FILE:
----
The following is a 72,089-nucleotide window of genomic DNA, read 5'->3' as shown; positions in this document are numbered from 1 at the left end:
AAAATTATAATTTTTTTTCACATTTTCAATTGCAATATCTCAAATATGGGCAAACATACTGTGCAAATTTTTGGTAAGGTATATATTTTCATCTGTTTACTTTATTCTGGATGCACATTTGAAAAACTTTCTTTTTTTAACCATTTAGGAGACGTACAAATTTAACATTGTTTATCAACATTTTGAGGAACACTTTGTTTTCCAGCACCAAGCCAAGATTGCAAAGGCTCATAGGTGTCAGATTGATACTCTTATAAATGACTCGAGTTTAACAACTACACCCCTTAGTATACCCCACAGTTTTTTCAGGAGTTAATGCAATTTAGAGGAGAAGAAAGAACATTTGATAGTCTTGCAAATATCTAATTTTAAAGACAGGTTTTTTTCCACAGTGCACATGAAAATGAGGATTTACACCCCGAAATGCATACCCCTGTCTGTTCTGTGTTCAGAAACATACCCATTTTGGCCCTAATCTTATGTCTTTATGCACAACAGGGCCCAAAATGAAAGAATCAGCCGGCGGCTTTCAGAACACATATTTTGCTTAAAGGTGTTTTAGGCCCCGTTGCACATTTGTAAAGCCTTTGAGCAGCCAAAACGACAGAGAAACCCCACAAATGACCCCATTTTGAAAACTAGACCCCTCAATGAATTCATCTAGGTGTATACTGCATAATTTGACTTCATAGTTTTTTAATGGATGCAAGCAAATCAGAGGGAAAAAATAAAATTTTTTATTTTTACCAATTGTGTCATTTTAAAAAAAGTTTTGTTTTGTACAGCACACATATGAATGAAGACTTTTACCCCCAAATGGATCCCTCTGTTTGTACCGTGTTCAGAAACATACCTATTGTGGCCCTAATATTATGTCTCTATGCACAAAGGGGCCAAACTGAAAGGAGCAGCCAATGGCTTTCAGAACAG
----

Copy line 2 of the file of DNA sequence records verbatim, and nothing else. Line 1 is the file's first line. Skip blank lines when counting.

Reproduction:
AAAATTATAATTTTTTTTCACATTTTCAATTGCAATATCTCAAATATGGGCAAACATACTGTGCAAATTTTTGGTAAGGTATATATTTTCATCTGTTTACTTTATTCTGGATGCACATTTGAAAAACTTTCTTTTTTTAACCATTTAGGAGACGTACAAATTTAACATTGTTTATCAACATTTTGAGGAACACTTTGTTTTCCAGCACCAAGCCAAGATTGCAAAGGCTCATAGGTGTCAGATTGATACTCTTATAAATGACTCGAGTTTAACAACTACACCCCTTAGTATACCCCACAGTTTTTTCAGGAGTTAATGCAATTTAGAGGAGAAGAAAGAACATTTGATAGTCTTGCAAATATCTAATTTTAAAGACAGGTTTTTTTCCACAGTGCACATGAAAATGAGGATTTACACCCCGAAATGCATACCCCTGTCTGTTCTGTGTTCAGAAACATACCCATTTTGGCCCTAATCTTATGTCTTTATGCACAACAGGGCCCAAAATGAAAGAATCAGCCGGCGGCTTTCAGAACACATATTTTGCTTAAAGGTGTTTTAGGCCCCGTTGCACATTTGTAAAGCCTTTGAGCAGCCAAAACGACAGAGAAACCCCACAAATGACCCCATTTTGAAAACTAGACCCCTCAATGAATTCATCTAGGTGTATACTGCATAATTTGACTTCATAGTTTTTTAATGGATGCAAGCAAATCAGAGGGAAAAAATAAAATTTTTTATTTTTACCAATTGTGTCATTTTAAAAAAAGTTTTGTTTTGTACAGCACACATATGAATGAAGACTTTTACCCCCAAATGGATCCCTCTGTTTGTACCGTGTTCAGAAACATACCTATTGTGGCCCTAATATTATGTCTCTATGCACAAAGGGGCCAAACTGAAAGGAGCAGCCAATGGCTTTCAGAACAG